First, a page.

In your final year, you could take on a lead role in a game development project. You will also create a final year game, project or research piece for your portfolio to take into industry. You can pick an option from a wide array of choices that include business and publishing, Experimental Gameplay or A.I. Scripting.

Academic year

The course operates on a modular basis that provides flexibility and choice. Typically the majority of modules are 30 academic credits with a smaller number of 15 credit modules. Each credit taken equates to a total study time of around 10 hours. Total study time includes scheduled teaching, independent study and assessment activity. Full-time students take modules worth 60 credits per semester, with part-time students taking proportionately fewer credits per semester. All students take a total of 120 credits per level and 360 credits for the degree as a whole. Your overall grade for the course and your degree classification are based on the marks obtained for modules taken at levels 5 and 6. The full-time course has one start point in September.

The course operates on a modular basis that provides flexibility and choice. Typically the majority of modules are 30 academic credits with a smaller number of 15 credit modules. Each credit taken equates to a total study time of around 10 hours. Total study time includes scheduled teaching, independent study and assessment activity. Full-time students take modules worth 60 credits per semester, with part-time students taking proportionately fewer credits per semester. All students take a total of 120 credits per level and 360 credits for the degree as a whole. Your overall grade for the course and your degree classification are based on the marks obtained for modules taken at levels 5 and 6. The full-time course has one start point in September.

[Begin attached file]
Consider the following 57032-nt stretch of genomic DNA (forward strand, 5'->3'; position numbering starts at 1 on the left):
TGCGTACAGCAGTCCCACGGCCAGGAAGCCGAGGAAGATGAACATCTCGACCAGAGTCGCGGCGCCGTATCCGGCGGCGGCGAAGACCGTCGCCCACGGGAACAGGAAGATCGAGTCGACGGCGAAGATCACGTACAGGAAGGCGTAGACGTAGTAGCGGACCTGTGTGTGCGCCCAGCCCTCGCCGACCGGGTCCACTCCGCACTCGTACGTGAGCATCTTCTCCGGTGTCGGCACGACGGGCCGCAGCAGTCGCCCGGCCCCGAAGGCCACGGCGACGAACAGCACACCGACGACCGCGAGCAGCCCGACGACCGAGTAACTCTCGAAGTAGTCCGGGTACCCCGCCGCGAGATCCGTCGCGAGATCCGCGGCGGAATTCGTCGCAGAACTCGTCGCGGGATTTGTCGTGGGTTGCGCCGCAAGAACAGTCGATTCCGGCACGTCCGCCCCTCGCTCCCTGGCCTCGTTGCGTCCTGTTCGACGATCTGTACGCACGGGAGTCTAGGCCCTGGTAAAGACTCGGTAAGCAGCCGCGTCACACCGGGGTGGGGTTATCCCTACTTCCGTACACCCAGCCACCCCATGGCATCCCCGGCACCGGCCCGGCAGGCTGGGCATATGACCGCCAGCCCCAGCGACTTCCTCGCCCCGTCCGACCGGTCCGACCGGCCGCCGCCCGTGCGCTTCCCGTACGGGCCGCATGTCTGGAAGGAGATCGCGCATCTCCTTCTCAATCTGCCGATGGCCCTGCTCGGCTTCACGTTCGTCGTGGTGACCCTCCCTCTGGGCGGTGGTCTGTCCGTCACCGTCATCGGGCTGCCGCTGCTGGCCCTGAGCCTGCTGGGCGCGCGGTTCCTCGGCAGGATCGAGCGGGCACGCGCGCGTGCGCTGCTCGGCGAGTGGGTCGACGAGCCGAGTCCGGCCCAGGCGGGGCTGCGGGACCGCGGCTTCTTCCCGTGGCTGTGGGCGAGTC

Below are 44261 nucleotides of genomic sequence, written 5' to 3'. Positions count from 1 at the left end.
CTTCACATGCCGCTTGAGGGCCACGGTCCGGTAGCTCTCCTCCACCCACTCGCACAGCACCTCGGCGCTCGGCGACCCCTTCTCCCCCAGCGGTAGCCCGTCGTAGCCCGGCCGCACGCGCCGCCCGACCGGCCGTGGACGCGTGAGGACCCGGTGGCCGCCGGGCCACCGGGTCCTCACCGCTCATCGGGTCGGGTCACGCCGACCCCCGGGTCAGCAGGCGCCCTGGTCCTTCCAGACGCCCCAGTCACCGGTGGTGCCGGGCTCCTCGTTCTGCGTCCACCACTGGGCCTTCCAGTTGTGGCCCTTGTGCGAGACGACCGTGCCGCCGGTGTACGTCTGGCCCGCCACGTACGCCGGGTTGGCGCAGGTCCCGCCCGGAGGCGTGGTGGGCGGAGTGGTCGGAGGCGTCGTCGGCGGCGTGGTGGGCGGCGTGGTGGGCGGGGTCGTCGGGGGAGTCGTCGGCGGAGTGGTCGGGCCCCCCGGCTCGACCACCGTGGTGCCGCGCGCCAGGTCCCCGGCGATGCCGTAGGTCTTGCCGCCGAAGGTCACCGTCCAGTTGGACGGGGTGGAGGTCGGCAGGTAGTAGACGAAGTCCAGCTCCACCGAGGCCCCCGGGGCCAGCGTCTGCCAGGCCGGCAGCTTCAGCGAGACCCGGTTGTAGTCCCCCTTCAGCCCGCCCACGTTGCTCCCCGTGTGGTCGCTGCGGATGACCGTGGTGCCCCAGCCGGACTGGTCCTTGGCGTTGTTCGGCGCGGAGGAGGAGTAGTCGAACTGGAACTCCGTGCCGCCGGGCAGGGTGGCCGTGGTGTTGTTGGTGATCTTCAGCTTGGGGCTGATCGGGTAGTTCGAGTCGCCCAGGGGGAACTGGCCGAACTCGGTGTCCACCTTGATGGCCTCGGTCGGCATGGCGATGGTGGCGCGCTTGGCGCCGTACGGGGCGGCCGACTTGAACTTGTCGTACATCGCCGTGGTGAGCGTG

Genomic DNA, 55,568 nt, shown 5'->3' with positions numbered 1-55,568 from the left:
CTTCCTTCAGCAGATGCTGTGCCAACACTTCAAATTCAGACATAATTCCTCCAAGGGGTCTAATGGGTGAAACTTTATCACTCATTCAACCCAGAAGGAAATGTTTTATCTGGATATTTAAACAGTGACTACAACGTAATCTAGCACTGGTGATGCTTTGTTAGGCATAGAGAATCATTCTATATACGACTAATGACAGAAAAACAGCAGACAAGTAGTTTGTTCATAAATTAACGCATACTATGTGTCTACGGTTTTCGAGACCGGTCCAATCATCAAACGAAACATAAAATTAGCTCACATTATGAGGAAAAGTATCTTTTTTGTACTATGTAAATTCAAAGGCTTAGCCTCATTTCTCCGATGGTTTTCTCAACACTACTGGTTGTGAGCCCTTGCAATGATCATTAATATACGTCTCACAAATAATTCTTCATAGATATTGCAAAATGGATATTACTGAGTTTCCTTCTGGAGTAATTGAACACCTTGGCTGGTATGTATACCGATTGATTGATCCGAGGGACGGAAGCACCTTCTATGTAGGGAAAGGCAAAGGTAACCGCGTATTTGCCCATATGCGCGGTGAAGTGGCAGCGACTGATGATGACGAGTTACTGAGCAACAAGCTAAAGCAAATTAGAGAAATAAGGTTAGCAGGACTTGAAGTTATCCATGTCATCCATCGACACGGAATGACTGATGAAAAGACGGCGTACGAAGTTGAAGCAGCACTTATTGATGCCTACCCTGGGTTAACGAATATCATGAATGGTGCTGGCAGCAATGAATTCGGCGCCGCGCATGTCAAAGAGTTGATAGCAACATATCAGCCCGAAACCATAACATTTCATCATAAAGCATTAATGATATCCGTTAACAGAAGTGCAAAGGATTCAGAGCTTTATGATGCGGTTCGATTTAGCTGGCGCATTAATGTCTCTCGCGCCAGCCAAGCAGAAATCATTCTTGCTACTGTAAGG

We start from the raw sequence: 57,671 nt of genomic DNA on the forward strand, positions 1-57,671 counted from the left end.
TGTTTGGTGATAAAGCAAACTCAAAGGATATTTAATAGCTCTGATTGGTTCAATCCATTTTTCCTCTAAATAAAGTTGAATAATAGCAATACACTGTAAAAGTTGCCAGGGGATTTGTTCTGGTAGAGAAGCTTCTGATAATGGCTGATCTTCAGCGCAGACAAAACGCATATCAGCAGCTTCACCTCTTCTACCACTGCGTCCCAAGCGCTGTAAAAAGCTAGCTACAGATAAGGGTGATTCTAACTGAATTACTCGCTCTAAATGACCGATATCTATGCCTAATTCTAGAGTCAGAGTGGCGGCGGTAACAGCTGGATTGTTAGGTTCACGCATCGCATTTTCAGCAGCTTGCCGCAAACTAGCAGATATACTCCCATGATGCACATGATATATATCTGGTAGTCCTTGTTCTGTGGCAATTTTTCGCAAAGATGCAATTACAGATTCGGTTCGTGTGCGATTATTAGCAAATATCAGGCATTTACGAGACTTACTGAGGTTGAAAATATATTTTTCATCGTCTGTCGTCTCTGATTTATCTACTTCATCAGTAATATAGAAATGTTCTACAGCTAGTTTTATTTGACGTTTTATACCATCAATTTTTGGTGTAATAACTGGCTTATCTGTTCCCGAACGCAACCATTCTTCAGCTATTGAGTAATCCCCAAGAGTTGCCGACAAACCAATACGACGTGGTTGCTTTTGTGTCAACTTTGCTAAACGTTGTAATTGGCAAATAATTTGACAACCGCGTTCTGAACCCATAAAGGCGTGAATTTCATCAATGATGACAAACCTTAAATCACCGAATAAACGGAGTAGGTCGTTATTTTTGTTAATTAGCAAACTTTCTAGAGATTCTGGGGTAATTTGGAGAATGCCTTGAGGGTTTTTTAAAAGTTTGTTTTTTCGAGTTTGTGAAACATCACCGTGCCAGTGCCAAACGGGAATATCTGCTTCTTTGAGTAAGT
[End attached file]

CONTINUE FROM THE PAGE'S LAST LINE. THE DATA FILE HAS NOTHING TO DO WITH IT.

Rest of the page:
The course operates on a modular basis that provides flexibility and choice. Typically the majority of modules are 30 academic credits with a smaller number of 15 credit modules. Each credit taken equates to a total study time of around 10 hours. Total study time includes scheduled teaching, independent study and assessment activity. Full-time students take modules worth 60 credits per semester, with part-time students taking proportionately fewer credits per semester. All students take a total of 120 credits per level and 360 credits for the degree as a whole. Your overall grade for the course and your degree classification are based on the marks obtained for modules taken at levels 5 and 6. The full-time course has one start point in September.